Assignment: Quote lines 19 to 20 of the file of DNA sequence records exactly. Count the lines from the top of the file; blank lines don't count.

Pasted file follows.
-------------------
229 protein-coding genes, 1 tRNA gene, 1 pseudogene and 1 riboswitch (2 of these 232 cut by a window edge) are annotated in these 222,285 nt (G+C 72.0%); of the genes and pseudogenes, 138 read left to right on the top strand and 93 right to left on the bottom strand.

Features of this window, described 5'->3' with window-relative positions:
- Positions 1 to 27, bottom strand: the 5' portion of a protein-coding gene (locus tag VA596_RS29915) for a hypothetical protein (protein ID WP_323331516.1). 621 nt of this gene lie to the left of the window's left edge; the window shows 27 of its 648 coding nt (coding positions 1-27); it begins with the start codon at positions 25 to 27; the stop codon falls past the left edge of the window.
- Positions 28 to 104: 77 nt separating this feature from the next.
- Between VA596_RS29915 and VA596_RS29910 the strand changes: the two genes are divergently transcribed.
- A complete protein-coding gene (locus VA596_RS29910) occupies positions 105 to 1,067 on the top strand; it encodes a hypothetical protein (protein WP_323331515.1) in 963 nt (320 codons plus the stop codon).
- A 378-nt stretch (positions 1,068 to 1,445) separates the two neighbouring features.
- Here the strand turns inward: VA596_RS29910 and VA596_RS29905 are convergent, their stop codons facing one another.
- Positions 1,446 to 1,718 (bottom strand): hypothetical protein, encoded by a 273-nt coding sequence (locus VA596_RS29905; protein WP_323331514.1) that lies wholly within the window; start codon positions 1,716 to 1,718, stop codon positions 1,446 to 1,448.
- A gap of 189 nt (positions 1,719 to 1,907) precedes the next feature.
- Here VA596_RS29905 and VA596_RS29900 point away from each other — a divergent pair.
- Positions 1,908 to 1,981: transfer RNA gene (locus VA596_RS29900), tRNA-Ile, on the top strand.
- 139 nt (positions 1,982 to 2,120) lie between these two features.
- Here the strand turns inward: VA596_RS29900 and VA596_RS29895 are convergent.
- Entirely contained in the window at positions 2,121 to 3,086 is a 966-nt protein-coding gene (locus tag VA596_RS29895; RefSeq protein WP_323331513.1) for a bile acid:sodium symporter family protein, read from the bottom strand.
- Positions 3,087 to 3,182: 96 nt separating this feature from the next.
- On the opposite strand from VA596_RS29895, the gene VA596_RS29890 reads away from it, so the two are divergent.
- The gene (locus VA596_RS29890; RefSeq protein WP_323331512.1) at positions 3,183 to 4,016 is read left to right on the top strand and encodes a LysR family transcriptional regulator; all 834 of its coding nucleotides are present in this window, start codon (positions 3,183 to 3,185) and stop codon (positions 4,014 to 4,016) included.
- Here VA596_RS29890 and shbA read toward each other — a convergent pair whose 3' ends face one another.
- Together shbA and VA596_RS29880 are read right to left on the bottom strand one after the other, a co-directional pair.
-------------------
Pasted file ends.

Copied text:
- Here VA596_RS29890 and shbA read toward each other — a convergent pair whose 3' ends face one another.
- Together shbA and VA596_RS29880 are read right to left on the bottom strand one after the other, a co-directional pair.